There is moshing at home. Then there is moshing at home, knowing that you are supporting an important cause. The latter is what you can do by visiting the webpage of Another City Records and place an order for a cassette/digital version of a new compilation album, titled Action For Afghanistan.
All proceeds from the compilation, organized by Mark Bradley of Unblind and Disappear, will go directly to Women for Afghan Women and MIAAN.
“One major thing I was trying to accomplish, was to get representation from bands with diverse lineups and backgrounds (not just straight white males). A lot of time and effort went into hand selecting bands that I felt would best represent the overall message of this compilation. I think we managed to do so, and also achieved a pretty eclectic mix of bands.” – Mark Bradley
The humanitarian crisis in Afghanistan is one of the worst in modern history. After decades of war and natural disasters, more than 20 million people are facing starvation, according to the United Nations. Women and children are especially vulnerable, so even if it is something small then still consider hitting up Another City Records and grab your copy. Many small things add up to something bigger.
Full list of participating bands can be seen below:
Change Snuffed Direct Measure Ill Communication Life Force Overstep Bystander No Longer at Ease Unblind Rejection Pact Bitter Truth Racetraitor Optimal Crime Disappear Prison Suicide The Geeks FAIM Terminal Nation Si Dios Quiere Berthold City Soul Charge Eighteen Visions Tuning Discourage Last Gasp Miracle Drug Moral Law One Up Bull Cult Godhead Second Life Despair
If you recall statues of a naked Donald Trump popping up across cities in the US then you might have heard of the anonymous protest art collective Indecline. For the past few years the group has been collecting footage that now has turned into a 45 minute long documentary.
One unnamed representative for the group told Rolling Stone that “What was once set up to be a deep dive into the history of resistance art, soon became a ‘call to action.’”. Via Rolling Stone’s large platform the documentary can now exclusively be streamed in full.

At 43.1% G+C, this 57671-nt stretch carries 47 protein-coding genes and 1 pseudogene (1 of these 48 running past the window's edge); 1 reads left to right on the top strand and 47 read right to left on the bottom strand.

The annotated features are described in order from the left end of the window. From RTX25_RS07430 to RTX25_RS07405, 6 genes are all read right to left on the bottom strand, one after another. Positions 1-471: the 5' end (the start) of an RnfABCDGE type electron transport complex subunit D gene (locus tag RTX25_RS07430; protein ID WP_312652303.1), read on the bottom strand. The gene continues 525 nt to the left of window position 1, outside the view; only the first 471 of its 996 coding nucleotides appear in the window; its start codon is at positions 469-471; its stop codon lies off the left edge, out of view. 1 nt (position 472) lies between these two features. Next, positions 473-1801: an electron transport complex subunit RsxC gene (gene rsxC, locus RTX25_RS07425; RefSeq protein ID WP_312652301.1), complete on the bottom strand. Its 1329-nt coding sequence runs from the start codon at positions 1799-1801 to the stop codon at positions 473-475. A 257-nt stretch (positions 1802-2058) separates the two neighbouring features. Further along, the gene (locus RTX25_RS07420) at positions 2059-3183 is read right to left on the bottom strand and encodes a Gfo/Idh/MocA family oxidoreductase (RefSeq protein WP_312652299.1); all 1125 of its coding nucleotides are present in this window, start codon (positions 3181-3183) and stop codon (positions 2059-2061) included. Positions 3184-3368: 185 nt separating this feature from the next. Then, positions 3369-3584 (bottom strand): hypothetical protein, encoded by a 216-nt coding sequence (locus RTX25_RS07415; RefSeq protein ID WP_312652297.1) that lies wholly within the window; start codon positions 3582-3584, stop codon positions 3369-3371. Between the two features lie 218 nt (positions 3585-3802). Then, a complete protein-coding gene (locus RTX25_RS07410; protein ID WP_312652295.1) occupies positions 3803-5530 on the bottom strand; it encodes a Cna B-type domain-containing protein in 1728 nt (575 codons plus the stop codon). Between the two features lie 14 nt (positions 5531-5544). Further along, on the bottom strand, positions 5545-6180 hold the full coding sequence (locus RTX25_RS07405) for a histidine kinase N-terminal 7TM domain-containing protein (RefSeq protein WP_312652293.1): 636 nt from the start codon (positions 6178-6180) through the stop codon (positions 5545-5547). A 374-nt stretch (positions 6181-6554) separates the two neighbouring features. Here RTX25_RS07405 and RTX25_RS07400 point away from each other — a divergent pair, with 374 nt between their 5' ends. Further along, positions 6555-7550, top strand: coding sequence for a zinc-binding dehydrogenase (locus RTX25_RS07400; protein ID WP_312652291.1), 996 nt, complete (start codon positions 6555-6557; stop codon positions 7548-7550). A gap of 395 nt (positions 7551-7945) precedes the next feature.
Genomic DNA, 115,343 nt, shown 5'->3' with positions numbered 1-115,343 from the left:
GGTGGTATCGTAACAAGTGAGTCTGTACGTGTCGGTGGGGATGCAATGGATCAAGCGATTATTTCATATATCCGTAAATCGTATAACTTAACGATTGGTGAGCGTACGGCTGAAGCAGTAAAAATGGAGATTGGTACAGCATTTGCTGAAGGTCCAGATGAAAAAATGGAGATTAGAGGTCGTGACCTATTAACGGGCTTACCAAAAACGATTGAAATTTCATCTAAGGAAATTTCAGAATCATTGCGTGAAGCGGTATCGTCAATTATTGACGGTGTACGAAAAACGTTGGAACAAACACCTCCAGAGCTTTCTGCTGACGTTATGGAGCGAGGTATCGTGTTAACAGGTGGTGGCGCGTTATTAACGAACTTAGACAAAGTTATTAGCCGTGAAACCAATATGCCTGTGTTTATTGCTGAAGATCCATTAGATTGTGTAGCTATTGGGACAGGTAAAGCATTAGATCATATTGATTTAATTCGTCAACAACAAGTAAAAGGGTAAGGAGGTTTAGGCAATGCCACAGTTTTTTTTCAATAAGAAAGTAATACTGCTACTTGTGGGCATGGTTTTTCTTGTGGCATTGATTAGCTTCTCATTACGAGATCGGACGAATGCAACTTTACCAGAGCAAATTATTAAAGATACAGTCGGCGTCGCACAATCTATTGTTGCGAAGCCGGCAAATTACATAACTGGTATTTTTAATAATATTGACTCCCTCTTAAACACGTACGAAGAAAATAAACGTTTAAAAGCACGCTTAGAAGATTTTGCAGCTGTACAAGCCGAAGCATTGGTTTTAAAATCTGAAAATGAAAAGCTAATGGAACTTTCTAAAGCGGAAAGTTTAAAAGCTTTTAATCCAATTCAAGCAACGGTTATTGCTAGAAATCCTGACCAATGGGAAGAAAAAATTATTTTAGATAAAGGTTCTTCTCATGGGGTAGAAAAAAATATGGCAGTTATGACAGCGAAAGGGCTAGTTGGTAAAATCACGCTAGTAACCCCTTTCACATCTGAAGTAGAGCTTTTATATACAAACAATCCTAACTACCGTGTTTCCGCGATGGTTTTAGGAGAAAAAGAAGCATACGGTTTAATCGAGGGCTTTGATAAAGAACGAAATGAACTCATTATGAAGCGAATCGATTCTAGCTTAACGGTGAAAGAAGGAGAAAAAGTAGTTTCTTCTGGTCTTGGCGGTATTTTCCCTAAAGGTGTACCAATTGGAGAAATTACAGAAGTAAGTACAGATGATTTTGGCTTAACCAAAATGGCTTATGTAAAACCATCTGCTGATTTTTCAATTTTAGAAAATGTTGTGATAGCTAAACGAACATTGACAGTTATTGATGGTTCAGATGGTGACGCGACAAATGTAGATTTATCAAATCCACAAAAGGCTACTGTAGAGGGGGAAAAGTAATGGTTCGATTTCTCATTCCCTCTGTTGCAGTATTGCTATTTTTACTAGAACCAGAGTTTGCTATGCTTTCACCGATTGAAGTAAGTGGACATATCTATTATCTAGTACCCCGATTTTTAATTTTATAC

Throughout the film we get a reminder of the stunningly creative, elaborate and always illegal protest art that Indecline has made like renting a room at Trump tower only to create a prison inside that room filled with rats and a Trump impersonator. Lending their voices to share their thoughts on protest art are some protest musicians such as Tom Morello, Moby, Fat Mike and Nadya Tolokonnikova among many more.
Damien Echols, who was wrongfully sent to death row as one of the West Memphis Three, speaks of how protest art literally helped save him from a state ordered execution.
Art and humour have long lived together as well. The film clearly shows how humour is necessary to get a message across. After all, humour is closely related to positivity – and kindness. One of the representatives of Indecline, when interviewed, has a cop in the background who is tied up on a chair. The Indecline representative quickly asks the cop if he is ok before continuing to answer the questions.
The film is directed by Colin Day who directed Saving Banksy. Banksy is another artist who’s work is documented in the film for his creative graffiti that has caught the attention (and inspired resistance) around the whole world.
Moroccan artists have long had to face serious oppression and attacks on to their freedom of expression. The latest victim of Moroccan government and police system is rapper Gnawi (real name Mohamed Mounir) who recently rapped on a track that criticizes the government and the economic division that young and older people experience on a daily basis.
The track’s lyrics cover a lot of ground and even criticize the king of Morocco which is a criminal offense in the country.
Apparently Gnawi can appeal the court’s decision. We at Shouts call upon the Moroccan government to stop oppressing free speech and artists’ freedom to create and work.
One can only wonder why governments are so afraid of music. After all, they are the ones with the big weapons – how much can a rap song harm them? A protest song is supposed inspire the masses though, and if successful, the people who listen and take the message to heart can join hands and tear down fascist governments.
That must be why governments put singers in prison. To prevent such possible damage to their powers. That is also why we must all keep on singing, and fight for the rights of those currently locked up.